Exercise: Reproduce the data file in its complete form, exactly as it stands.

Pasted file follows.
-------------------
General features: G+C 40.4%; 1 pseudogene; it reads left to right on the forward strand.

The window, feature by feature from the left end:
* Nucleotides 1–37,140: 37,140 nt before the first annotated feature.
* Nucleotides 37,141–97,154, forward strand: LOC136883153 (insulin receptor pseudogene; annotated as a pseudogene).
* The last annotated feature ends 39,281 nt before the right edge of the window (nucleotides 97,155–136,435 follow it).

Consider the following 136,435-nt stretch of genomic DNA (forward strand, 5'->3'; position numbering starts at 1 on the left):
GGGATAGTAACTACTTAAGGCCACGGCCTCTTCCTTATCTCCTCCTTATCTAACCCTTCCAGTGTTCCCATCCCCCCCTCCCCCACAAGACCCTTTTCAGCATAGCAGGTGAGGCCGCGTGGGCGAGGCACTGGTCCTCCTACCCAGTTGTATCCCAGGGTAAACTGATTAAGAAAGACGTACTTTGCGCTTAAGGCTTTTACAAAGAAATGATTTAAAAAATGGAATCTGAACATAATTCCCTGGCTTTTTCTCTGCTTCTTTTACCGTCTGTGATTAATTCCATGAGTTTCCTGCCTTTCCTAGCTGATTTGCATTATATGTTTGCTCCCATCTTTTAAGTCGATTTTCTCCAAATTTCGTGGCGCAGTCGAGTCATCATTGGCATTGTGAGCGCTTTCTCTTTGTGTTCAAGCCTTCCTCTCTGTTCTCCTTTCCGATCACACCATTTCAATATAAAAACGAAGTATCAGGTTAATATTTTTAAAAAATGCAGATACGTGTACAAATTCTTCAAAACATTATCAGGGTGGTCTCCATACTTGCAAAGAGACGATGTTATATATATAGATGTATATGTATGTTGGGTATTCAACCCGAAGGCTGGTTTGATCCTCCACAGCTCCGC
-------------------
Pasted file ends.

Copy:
General features: G+C 40.4%; 1 pseudogene; it reads left to right on the forward strand.

The window, feature by feature from the left end:
* Nucleotides 1–37,140: 37,140 nt before the first annotated feature.
* Nucleotides 37,141–97,154, forward strand: LOC136883153 (insulin receptor pseudogene; annotated as a pseudogene).
* The last annotated feature ends 39,281 nt before the right edge of the window (nucleotides 97,155–136,435 follow it).

Consider the following 136,435-nt stretch of genomic DNA (forward strand, 5'->3'; position numbering starts at 1 on the left):
GGGATAGTAACTACTTAAGGCCACGGCCTCTTCCTTATCTCCTCCTTATCTAACCCTTCCAGTGTTCCCATCCCCCCCTCCCCCACAAGACCCTTTTCAGCATAGCAGGTGAGGCCGCGTGGGCGAGGCACTGGTCCTCCTACCCAGTTGTATCCCAGGGTAAACTGATTAAGAAAGACGTACTTTGCGCTTAAGGCTTTTACAAAGAAATGATTTAAAAAATGGAATCTGAACATAATTCCCTGGCTTTTTCTCTGCTTCTTTTACCGTCTGTGATTAATTCCATGAGTTTCCTGCCTTTCCTAGCTGATTTGCATTATATGTTTGCTCCCATCTTTTAAGTCGATTTTCTCCAAATTTCGTGGCGCAGTCGAGTCATCATTGGCATTGTGAGCGCTTTCTCTTTGTGTTCAAGCCTTCCTCTCTGTTCTCCTTTCCGATCACACCATTTCAATATAAAAACGAAGTATCAGGTTAATATTTTTAAAAAATGCAGATACGTGTACAAATTCTTCAAAACATTATCAGGGTGGTCTCCATACTTGCAAAGAGACGATGTTATATATATAGATGTATATGTATGTTGGGTATTCAACCCGAAGGCTGGTTTGATCCTCCACAGCTCCGC